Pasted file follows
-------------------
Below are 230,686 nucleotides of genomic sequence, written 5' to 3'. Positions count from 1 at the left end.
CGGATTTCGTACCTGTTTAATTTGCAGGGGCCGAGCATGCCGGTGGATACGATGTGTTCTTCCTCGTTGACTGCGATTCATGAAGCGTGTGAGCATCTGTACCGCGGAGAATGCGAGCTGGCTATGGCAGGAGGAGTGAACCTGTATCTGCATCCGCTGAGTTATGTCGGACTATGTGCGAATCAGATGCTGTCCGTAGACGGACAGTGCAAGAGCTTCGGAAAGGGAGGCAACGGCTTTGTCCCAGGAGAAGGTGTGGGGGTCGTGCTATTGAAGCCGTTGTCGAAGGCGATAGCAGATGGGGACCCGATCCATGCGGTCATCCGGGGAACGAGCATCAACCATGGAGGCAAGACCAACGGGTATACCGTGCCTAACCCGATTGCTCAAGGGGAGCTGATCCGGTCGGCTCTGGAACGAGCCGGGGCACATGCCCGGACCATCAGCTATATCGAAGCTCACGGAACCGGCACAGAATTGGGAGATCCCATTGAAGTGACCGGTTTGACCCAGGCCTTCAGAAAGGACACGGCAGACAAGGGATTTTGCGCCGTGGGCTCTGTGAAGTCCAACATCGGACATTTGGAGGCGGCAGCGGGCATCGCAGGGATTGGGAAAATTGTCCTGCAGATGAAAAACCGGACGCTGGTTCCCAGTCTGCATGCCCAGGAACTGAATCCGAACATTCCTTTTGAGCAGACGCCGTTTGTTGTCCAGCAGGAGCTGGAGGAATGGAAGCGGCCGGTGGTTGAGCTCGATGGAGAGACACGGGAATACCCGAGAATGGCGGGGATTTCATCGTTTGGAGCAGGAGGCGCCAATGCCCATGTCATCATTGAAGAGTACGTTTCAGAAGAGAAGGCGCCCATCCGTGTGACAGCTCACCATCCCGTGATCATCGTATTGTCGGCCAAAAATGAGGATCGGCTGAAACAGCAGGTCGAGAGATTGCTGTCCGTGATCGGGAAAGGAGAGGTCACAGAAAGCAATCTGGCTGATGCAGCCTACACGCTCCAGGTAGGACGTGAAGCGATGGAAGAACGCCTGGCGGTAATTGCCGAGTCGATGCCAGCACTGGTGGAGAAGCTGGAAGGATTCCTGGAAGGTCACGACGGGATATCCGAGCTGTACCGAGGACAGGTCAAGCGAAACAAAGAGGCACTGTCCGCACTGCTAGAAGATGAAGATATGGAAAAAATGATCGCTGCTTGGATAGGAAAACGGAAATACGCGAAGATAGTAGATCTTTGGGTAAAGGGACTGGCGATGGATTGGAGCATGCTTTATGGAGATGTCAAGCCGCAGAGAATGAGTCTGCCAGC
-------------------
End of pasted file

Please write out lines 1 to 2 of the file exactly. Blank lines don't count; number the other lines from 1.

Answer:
Below are 230,686 nucleotides of genomic sequence, written 5' to 3'. Positions count from 1 at the left end.
CGGATTTCGTACCTGTTTAATTTGCAGGGGCCGAGCATGCCGGTGGATACGATGTGTTCTTCCTCGTTGACTGCGATTCATGAAGCGTGTGAGCATCTGTACCGCGGAGAATGCGAGCTGGCTATGGCAGGAGGAGTGAACCTGTATCTGCATCCGCTGAGTTATGTCGGACTATGTGCGAATCAGATGCTGTCCGTAGACGGACAGTGCAAGAGCTTCGGAAAGGGAGGCAACGGCTTTGTCCCAGGAGAAGGTGTGGGGGTCGTGCTATTGAAGCCGTTGTCGAAGGCGATAGCAGATGGGGACCCGATCCATGCGGTCATCCGGGGAACGAGCATCAACCATGGAGGCAAGACCAACGGGTATACCGTGCCTAACCCGATTGCTCAAGGGGAGCTGATCCGGTCGGCTCTGGAACGAGCCGGGGCACATGCCCGGACCATCAGCTATATCGAAGCTCACGGAACCGGCACAGAATTGGGAGATCCCATTGAAGTGACCGGTTTGACCCAGGCCTTCAGAAAGGACACGGCAGACAAGGGATTTTGCGCCGTGGGCTCTGTGAAGTCCAACATCGGACATTTGGAGGCGGCAGCGGGCATCGCAGGGATTGGGAAAATTGTCCTGCAGATGAAAAACCGGACGCTGGTTCCCAGTCTGCATGCCCAGGAACTGAATCCGAACATTCCTTTTGAGCAGACGCCGTTTGTTGTCCAGCAGGAGCTGGAGGAATGGAAGCGGCCGGTGGTTGAGCTCGATGGAGAGACACGGGAATACCCGAGAATGGCGGGGATTTCATCGTTTGGAGCAGGAGGCGCCAATGCCCATGTCATCATTGAAGAGTACGTTTCAGAAGAGAAGGCGCCCATCCGTGTGACAGCTCACCATCCCGTGATCATCGTATTGTCGGCCAAAAATGAGGATCGGCTGAAACAGCAGGTCGAGAGATTGCTGTCCGTGATCGGGAAAGGAGAGGTCACAGAAAGCAATCTGGCTGATGCAGCCTACACGCTCCAGGTAGGACGTGAAGCGATGGAAGAACGCCTGGCGGTAATTGCCGAGTCGATGCCAGCACTGGTGGAGAAGCTGGAAGGATTCCTGGAAGGTCACGACGGGATATCCGAGCTGTACCGAGGACAGGTCAAGCGAAACAAAGAGGCACTGTCCGCACTGCTAGAAGATGAAGATATGGAAAAAATGATCGCTGCTTGGATAGGAAAACGGAAATACGCGAAGATAGTAGATCTTTGGGTAAAGGGACTGGCGATGGATTGGAGCATGCTTTATGGAGATGTCAAGCCGCAGAGAATGAGTCTGCCAGC